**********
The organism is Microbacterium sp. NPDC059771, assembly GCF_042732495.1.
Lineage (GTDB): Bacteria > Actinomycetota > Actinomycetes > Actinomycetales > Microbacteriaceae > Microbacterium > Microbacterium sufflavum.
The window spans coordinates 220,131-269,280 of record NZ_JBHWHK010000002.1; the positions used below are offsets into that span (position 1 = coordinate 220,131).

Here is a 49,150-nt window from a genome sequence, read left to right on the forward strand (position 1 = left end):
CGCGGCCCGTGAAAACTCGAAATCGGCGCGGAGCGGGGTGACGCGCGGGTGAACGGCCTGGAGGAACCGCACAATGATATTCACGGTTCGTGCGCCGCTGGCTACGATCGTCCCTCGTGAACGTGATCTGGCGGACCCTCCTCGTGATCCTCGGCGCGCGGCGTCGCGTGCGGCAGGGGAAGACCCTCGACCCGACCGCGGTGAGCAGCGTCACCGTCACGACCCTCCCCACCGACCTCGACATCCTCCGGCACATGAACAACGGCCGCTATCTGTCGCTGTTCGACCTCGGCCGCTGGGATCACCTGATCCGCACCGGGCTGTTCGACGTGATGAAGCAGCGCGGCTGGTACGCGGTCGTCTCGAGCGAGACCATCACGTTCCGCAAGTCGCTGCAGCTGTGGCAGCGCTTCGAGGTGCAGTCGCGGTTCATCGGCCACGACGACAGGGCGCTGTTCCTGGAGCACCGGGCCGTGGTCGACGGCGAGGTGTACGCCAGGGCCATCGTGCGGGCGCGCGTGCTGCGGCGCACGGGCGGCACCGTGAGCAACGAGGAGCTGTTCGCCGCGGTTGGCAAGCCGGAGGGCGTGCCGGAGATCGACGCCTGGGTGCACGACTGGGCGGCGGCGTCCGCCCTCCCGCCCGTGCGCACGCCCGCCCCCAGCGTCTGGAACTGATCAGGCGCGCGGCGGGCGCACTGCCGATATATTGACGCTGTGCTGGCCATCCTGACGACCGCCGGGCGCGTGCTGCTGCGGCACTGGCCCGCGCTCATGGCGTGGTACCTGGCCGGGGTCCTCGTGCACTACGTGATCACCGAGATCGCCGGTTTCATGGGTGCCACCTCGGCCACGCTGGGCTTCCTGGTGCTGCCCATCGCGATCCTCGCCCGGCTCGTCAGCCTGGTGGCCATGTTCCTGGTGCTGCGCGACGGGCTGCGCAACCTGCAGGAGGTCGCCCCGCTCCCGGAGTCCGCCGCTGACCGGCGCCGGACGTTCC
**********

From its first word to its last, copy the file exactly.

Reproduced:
The organism is Microbacterium sp. NPDC059771, assembly GCF_042732495.1.
Lineage (GTDB): Bacteria > Actinomycetota > Actinomycetes > Actinomycetales > Microbacteriaceae > Microbacterium > Microbacterium sufflavum.
The window spans coordinates 220,131-269,280 of record NZ_JBHWHK010000002.1; the positions used below are offsets into that span (position 1 = coordinate 220,131).

Here is a 49,150-nt window from a genome sequence, read left to right on the forward strand (position 1 = left end):
CGCGGCCCGTGAAAACTCGAAATCGGCGCGGAGCGGGGTGACGCGCGGGTGAACGGCCTGGAGGAACCGCACAATGATATTCACGGTTCGTGCGCCGCTGGCTACGATCGTCCCTCGTGAACGTGATCTGGCGGACCCTCCTCGTGATCCTCGGCGCGCGGCGTCGCGTGCGGCAGGGGAAGACCCTCGACCCGACCGCGGTGAGCAGCGTCACCGTCACGACCCTCCCCACCGACCTCGACATCCTCCGGCACATGAACAACGGCCGCTATCTGTCGCTGTTCGACCTCGGCCGCTGGGATCACCTGATCCGCACCGGGCTGTTCGACGTGATGAAGCAGCGCGGCTGGTACGCGGTCGTCTCGAGCGAGACCATCACGTTCCGCAAGTCGCTGCAGCTGTGGCAGCGCTTCGAGGTGCAGTCGCGGTTCATCGGCCACGACGACAGGGCGCTGTTCCTGGAGCACCGGGCCGTGGTCGACGGCGAGGTGTACGCCAGGGCCATCGTGCGGGCGCGCGTGCTGCGGCGCACGGGCGGCACCGTGAGCAACGAGGAGCTGTTCGCCGCGGTTGGCAAGCCGGAGGGCGTGCCGGAGATCGACGCCTGGGTGCACGACTGGGCGGCGGCGTCCGCCCTCCCGCCCGTGCGCACGCCCGCCCCCAGCGTCTGGAACTGATCAGGCGCGCGGCGGGCGCACTGCCGATATATTGACGCTGTGCTGGCCATCCTGACGACCGCCGGGCGCGTGCTGCTGCGGCACTGGCCCGCGCTCATGGCGTGGTACCTGGCCGGGGTCCTCGTGCACTACGTGATCACCGAGATCGCCGGTTTCATGGGTGCCACCTCGGCCACGCTGGGCTTCCTGGTGCTGCCCATCGCGATCCTCGCCCGGCTCGTCAGCCTGGTGGCCATGTTCCTGGTGCTGCGCGACGGGCTGCGCAACCTGCAGGAGGTCGCCCCGCTCCCGGAGTCCGCCGCTGACCGGCGCCGGACGTTCC